In spite of that instruction, Jillian allowed her boyfriend, Dillon Franklin,(2) to use the car on occasion. On the night of the accident at issue in this case, Franklin used the car to take three other people, including his friend Jason Barker, from Newport to a party in Depoe Bay. At the party, Franklin and Barker became intoxicated. At some point, the two of them decided to go back to Newport. Barker believed that he was "in better shape" than Franklin, so he asked for the keys to the car, which Franklin gave him. On the way back to Newport, the car crossed the center line and collided head-on with a pickup, which plaintiff's husband was driving. He died from his injuries. Franklin also suffered serious injuries.
Plaintiff brought a wrongful death action against Barker and Franklin, both of whom tendered their defense to defendant. Franklin also brought a personal injury action against Barker, who tendered his defense in that case to defendant as well. Defendant refused to defend either Barker or Franklin. Barker and Franklin stipulated to judgments in plaintiff's favor and assigned to her whatever indemnity rights they have against defendant. Barker also stipulated to a judgment in Franklin's favor. Franklin assigned plaintiff 50 percent of his indemnity rights for that action. Plaintiff then brought this action against defendant, claiming that it was obligated to defend both Barker and Franklin and to pay the judgments.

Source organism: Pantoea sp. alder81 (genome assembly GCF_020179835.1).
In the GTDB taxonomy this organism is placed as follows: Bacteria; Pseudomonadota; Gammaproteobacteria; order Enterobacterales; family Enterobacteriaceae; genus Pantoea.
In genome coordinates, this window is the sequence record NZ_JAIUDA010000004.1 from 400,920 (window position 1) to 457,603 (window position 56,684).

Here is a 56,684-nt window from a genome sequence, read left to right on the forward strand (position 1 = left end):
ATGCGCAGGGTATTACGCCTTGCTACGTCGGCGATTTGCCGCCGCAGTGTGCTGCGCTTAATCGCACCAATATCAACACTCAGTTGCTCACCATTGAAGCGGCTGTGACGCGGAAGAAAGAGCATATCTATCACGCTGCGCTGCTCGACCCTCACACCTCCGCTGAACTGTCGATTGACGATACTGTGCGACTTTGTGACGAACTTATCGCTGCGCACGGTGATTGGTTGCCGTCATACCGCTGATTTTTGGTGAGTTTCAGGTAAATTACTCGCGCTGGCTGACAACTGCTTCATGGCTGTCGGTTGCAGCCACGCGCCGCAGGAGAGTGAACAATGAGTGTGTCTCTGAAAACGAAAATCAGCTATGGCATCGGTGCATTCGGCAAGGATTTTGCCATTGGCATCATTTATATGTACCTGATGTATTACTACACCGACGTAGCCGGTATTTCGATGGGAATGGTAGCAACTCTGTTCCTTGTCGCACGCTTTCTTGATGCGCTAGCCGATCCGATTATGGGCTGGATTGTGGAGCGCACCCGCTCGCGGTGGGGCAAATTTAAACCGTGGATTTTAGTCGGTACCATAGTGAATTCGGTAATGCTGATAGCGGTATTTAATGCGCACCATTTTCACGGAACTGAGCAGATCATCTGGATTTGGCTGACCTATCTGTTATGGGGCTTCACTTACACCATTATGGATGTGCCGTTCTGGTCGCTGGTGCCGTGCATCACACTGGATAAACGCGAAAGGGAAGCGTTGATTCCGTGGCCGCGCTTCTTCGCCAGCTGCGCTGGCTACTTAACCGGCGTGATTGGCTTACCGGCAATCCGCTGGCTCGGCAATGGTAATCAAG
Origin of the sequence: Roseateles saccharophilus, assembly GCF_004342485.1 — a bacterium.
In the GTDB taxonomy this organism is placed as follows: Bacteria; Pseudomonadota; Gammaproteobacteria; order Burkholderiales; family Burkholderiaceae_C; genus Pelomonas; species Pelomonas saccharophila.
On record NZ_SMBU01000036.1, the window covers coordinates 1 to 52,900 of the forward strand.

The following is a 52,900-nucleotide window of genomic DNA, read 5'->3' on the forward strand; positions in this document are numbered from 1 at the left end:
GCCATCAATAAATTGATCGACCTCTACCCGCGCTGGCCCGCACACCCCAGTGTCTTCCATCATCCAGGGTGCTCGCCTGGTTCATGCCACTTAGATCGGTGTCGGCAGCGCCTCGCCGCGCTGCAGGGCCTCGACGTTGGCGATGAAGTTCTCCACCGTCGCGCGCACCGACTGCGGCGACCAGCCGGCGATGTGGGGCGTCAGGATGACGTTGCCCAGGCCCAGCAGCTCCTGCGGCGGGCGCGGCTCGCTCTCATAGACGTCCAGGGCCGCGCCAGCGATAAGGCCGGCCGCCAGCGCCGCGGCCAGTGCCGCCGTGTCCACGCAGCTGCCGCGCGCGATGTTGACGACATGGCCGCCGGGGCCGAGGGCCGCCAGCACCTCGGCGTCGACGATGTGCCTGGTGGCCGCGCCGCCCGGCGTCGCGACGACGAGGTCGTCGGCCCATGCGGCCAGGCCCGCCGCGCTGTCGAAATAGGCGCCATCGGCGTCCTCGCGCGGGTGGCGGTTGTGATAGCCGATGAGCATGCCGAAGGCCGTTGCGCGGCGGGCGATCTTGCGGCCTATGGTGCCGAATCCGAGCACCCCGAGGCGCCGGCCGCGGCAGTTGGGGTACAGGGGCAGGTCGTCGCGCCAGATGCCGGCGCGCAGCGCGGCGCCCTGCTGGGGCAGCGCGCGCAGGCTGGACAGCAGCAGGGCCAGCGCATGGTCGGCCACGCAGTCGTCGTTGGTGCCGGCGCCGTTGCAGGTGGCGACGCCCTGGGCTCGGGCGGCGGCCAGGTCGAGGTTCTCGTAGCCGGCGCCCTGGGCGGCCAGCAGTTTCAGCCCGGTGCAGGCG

The trial court ruled that Jillian was not a policyholder under the terms of the auto policy and thus could not, for purposes of insurance coverage, grant permission to Barker and Franklin to use the car. It construed the term "policyholder" to mean "one who holds the policy, one who owns or purchases the policy, one who is able to exercise control over the policy." From there, it concluded that the named insureds are the persons who purchase and control the policy. Thus, it concluded that Jim and Gayle, the named insureds on the auto policy, were the only policyholders.